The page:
1. WHAT IS THE FEDERAL EMPLOYEE RETIREMENT SYSTEM?
The Federal Employee Retirement System (also known as “FERS”) was created by Congress on January 1st, 1987. It is comprised of three parts (think of them as three separate paychecks):
- FERS Pension
- Social Security
- Thrift Savings Plan, or “TSP”
There were revisions made to the Federal Employee Retirement System in 2014, which increased employee contributions.
WHEN AM I ELIGIBLE TO WITHDRAW FROM MY FERS PENSION?
Let’s look at a concrete example to better understand FERS and how portions of it are calculated.
Let’s say your high-3 monthly average income is $85,000 per year. (“High-3” refers to the highest average basic pay you earned during any 3 consecutive years of service. Most workers usually earn their High-3 during their last years of employment.)
In this example, you’re expected at the age of 62 to draw $1,600 a month from Social Security. Lastly, over the course of your thirty working years before retiring at age 60, you have accumulated $300,000 in your Thrift Savings Plan.
In this sort of situation, when would you actually be eligible to start drawing from this pension?
If you are 62 years of age, you can retire and draw the pension with as little as five years of service. If you worked for over 20 years, then you can retire and draw the FERS monthly pension once you reach the age of 60. However, if you have 30 years of service or more, then you’re eligible to retire before the age of 60. You just have to meet your MRA, or Minimum Retirement Age.
Minimum Retirement Age varies by birth year. If you were born between 1953 and 1964, for example, you can retire at age 56 with 30 years of service. If you were born after 1970 and you have 30 years of service, you can retire at the age of 57.
2. WHAT AM I PAYING INTO MY RETIREMENT THROUGH THE FEDERAL EMPLOYEE RETIREMENT SYSTEM?
Most people that are at retirement age are paying 1.45% into Medicare. They’re also only paying .8% into their FERS monthly annuity, (their pension). They’re paying 6.2% into Social Security, and if they’re putting in 5% into TSP, a total of 13.45% of their income is actually going into their retirement system. That’s an annual out-of-pocket, right off the top of your present income, of $11,477.
If you were hired after 2013 or 2014, then you are one of the first RAE (Revised Annuity Employees), those amounts will differ. Federal workers hired in 2013 are paying 3.1% into the retirement system, and those hired after 2014, are paying 4.4%.
FERS Revised Annuity Employees are paying anywhere from 15.75% of their gross salary up to 17.05% of their gross salary. So their annual cost is between $13,432 and $14,537.
This is important because, when you get ready to retire, you’ll want to try and get an income as close as you possibly can to what you’re actually living off of right now. Your true replacement income doesn’t have to match your full salary, because you won’t be paying those percentages into Medicare and Social Security and so forth once you’ve retired.
Referring to our earlier example, let’s say your gross income as an employee under the Federal Employee Retirement System was $85,000, and you were hired before 2013. Your retirement cost while you were working was $11,477.20, regularly subtracted from your salary. So you were actually living off of $73,522.80, and not a full $85,000.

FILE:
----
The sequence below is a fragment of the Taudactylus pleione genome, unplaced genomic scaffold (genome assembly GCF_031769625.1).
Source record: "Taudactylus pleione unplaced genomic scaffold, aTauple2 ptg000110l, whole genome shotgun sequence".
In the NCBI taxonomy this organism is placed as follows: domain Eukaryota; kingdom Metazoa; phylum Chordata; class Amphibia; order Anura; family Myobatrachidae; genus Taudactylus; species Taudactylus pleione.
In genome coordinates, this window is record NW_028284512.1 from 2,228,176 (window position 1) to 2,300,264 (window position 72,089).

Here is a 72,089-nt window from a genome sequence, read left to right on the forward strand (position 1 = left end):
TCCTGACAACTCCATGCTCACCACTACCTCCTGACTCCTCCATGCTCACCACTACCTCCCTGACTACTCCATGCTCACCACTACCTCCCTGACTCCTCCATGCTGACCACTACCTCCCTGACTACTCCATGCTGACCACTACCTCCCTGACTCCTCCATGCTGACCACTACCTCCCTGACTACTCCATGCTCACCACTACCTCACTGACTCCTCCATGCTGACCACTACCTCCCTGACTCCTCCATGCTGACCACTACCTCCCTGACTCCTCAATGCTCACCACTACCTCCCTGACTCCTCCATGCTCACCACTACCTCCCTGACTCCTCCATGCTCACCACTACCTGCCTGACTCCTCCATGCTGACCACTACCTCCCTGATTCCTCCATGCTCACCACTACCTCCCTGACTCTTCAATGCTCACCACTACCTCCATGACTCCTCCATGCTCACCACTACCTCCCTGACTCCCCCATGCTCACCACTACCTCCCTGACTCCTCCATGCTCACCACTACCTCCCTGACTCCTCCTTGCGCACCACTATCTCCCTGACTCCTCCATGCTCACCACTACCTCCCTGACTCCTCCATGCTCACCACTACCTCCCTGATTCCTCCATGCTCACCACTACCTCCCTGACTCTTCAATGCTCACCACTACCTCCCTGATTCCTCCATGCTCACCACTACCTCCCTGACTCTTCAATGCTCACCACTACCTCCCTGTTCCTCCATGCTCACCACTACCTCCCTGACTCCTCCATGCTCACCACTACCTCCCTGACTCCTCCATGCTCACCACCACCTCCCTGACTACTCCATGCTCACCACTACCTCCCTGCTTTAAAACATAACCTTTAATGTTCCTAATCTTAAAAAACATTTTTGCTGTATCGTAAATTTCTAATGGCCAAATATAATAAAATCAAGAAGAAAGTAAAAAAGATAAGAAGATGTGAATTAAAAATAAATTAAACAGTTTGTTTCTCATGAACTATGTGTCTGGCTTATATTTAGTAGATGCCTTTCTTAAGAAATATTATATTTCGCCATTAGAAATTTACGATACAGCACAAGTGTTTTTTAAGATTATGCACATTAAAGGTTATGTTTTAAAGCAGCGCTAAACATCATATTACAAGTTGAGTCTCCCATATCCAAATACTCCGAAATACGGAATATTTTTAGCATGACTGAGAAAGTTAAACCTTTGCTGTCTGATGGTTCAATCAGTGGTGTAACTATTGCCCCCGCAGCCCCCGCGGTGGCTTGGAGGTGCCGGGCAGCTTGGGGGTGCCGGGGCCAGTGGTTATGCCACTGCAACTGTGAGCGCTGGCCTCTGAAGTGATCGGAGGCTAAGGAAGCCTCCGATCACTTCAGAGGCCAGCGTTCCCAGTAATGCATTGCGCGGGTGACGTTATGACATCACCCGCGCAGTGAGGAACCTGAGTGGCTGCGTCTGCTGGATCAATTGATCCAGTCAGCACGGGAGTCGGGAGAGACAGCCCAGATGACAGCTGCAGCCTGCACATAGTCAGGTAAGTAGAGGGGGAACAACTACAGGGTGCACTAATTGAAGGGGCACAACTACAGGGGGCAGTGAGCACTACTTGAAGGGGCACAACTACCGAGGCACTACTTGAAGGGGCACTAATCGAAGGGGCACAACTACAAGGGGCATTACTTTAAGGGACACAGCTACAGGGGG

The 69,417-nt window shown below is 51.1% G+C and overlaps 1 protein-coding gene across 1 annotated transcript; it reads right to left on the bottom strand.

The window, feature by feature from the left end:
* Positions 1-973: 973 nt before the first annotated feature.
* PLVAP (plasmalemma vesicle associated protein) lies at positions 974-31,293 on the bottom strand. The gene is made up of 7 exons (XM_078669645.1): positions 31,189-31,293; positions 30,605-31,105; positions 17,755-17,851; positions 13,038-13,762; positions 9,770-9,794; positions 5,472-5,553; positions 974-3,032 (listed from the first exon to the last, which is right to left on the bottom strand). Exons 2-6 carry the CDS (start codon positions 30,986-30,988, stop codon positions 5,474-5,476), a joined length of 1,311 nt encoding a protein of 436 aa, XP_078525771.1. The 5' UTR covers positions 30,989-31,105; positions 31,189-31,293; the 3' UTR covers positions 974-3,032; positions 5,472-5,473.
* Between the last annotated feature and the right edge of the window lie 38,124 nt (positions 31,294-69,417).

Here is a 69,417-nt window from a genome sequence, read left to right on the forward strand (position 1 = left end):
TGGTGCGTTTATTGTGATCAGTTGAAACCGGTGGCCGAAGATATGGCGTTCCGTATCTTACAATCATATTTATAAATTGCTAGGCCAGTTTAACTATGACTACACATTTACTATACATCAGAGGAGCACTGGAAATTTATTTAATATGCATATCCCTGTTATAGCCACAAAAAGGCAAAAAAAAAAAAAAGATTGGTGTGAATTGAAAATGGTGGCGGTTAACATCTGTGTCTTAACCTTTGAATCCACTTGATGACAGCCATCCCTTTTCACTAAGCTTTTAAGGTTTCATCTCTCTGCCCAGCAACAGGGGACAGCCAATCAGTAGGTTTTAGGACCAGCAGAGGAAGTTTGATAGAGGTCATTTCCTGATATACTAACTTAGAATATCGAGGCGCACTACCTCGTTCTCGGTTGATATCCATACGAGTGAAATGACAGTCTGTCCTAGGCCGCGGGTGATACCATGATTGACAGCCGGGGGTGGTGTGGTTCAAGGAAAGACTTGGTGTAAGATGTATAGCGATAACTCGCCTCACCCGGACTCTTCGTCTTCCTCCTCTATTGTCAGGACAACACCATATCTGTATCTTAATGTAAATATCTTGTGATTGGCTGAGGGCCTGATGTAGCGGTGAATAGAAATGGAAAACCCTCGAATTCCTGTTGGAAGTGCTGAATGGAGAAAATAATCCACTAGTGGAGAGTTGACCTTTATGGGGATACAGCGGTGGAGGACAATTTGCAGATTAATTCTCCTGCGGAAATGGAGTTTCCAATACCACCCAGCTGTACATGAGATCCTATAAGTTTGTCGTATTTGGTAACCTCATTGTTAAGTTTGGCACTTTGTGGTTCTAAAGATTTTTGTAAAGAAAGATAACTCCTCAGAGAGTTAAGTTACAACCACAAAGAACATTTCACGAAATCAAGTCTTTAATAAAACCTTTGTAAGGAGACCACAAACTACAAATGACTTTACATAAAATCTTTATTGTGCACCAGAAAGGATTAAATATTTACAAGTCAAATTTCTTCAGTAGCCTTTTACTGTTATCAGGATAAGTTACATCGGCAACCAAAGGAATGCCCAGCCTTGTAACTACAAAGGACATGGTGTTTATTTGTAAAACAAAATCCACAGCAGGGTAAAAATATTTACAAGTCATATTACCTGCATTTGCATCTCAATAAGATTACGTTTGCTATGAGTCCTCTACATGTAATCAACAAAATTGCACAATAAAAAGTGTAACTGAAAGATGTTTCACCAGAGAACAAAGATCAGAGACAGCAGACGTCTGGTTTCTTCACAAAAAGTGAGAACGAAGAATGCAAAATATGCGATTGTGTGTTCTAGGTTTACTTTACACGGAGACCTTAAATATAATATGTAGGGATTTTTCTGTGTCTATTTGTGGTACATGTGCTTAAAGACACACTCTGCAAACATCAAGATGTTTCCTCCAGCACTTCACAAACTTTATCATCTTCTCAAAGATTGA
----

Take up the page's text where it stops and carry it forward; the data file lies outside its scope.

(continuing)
That $73,522.80 is the living cost you want to try and match with your retirement income.
Just remember: this $73,522.80 will still be taxable income, and your benefits will also come out of it (things like health insurance). So when filling out your retirement paperwork, try to find out how much money you’ll be making. You’ll want to try to get you as close to possible to what you’re living off of right now.
3. HOW DO I COMPUTE MY FEDERAL EMPLOYEE RETIREMENT SYSTEM ANNUITY?
If you’re trying to compute your FERS annuity, it’s actually a fairly simple formula. If you’re retiring before age 62, multiply your years of service by your high-3 average annual income; then multiply that by 1%.
A federal employee with 30 years of service, times $85,000, times 1% is going to earn $25,500 a year, which is $2,125 per month.
If you’re retiring at the age of 62 and you have at least 20 years of service, you get a 10% bonus. At that point, your formula would be 30 years of service times your high-3 salary. If you earn $85,000 a year and multiply that by 1.1%, you would receive $28,050 per year, which is $2,337 per month.
4. WHAT IS THE FEDERAL EMPLOYEE RETIREMENT SYSTEM ANNUITY SUPPLEMENT?
The FERS Annuity Supplement is a wonderful benefit that you have as a Federal Government employee. It allows you, at an earlier age, to get part of what you’re going to earn on Social Security at the age of 62. However, you must have at least 20 years of service under your belt for the FERS Annuity Supplement to apply to you.
The formula’s simple. Take your years of service (let’s say it’s 30), and divide that number by 40. If you were to retire at the age of 60, you would get 75% of what you’re going to earn on Social Security at the age of 62 based on your Federal service.
So if at the age of 62 you’ll receive $1,600 a month from Social Security, 75% of that $1,600 is $1,200 per month. So as long as you have 20 years of service, then when you retire at age 60 you can draw on $1,200 per month.
THE FEDERAL EMPLOYEE RETIREMENT SYSTEM IS TRICKY…BUT YOU’RE NOT ALONE.
Do you know how much your FERS Pension will be when you retire? Are you maximizing all its benefits?
United Benefits has assisted thousands of federal employees on several impactful topics. We can help you, too. Ask us anything!
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